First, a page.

02 February 2018
Originally Posted by IceCaveMan: Luke you should calibrate your expectations. People use the term 'real-time' rendering in many ways. In the context of Blender Eevee someone might say 'real time' when describing anything from 1 frame per 2 seconds up to a nimble 20 frames per second. For rendering to video that's fast. But VR needs frame rates from 30fps up to 90fps (or more). 90fps is the expected norm for assured user comfort if one is talking a shipping game/experience.

Exactly. This is the point I was making at the beginning. If I'm working within the C4D viewport in a VR environment, I'm perfectly alright with the scene contents updating their animation at a stuttery 10-20 fps as long as my camera can move around the scene at 100 fps. Think of it like having a 12 fps clip alongside a 60 fps clip in the same AE comp. It's the only way the entire concept of working within VR will even be practical.

(side note - I'm not looking for fully rendered scenes like this - just the standard viewport.)
 
  02 February 2018
Originally Posted by skeebertus: Brigade is a distributed realtime pathtracer as far as I know.

In other words, you'll get your 90FPS VR playback, but only if you have room full of 32 Core Xeon machines networked together.

That has BIG uses - in high budget filmmaking for example. James Cameron could shoot the next Avatar with actors on mocap and see the final rendered CG result in realtime on a monitor on set.

It'll make making 100 Million Dollar films a lot easier than it is today, because you see the CG as you are shooting, not after the VFX studio has added it in post.

But you'll need deep pockets to do that. Unless OTOY has found a crazy way to speed up pathracing, your VR helmet will probably be fed by 100K Dollars worth of CPU rigs or thereabouts.

Otoy's products don't employ CPUs. VR as a rule doesn't use the CPU much at all...nor do game engines or Blender's Eevee.

Octane features different kernels with algorithms that are targeted to different use cases. The kernel for VR would be obviously optimized for speed, speed, speed and might be useful on a Hollywood set for live previews. But of course final renders will use a different kernel--or entirely different renderer-- and won't be close to real time.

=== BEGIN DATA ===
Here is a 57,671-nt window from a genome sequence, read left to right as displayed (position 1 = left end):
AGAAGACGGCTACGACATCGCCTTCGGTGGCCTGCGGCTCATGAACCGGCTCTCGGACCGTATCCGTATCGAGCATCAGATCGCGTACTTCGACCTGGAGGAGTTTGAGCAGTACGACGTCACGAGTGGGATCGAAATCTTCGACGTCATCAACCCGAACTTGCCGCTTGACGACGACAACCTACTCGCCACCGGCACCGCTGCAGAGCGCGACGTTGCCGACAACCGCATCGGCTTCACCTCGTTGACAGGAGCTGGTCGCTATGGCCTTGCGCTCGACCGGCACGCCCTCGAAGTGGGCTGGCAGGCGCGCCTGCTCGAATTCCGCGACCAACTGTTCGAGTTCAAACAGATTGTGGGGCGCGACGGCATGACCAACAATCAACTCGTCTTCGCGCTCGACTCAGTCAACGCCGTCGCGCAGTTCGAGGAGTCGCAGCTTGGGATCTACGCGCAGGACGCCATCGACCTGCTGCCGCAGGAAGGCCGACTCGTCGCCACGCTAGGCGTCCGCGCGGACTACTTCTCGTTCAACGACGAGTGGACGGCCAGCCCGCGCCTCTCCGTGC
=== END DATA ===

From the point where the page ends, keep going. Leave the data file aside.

The VR that Otoy is looking at for VR employs several techniques including light fields. Their vision of the future also includes AI driven de-noising, volumetric rendering, foveated rendering. None of it would be possible without modern GPUs.

These videos/demos are from a couple of years ago, but one can learn about Oty's light fields here:
https://home.otoy.com/render/light-.../<br /> <br />Perhaps a better demo/explanation is here:
https://www.youtube.com/watch?v=n9oILsWlW1U
__________________
C4D R19 Studio, MODO 902, VRAY, Octane, Cycles. PC/Mac.
 
  02 February 2018
Originally Posted by LukeLetellier: Exactly. This is the point I was making at the beginning. If I'm working within the C4D viewport in a VR environment, I'm perfectly alright with the scene contents updating their animation at a stuttery 10-20 fps as long as my camera can move around the scene at 100 fps. Think of it like having a 12 fps clip alongside a 60 fps clip in the same AE comp. It's the only way the entire concept of working within VR will even be practical.

(side note - I'm not looking for fully rendered scenes like this - just the standard viewport.)
I would recommend 4DPublish. The VR feature is useful and a lot of fun and will likely see some further development. Kent is perpetually enhancing the toolset. That and there are so many other great uses for 4dPublish.
__________________
C4D R19 Studio, MODO 902, VRAY, Octane, Cycles. PC/Mac.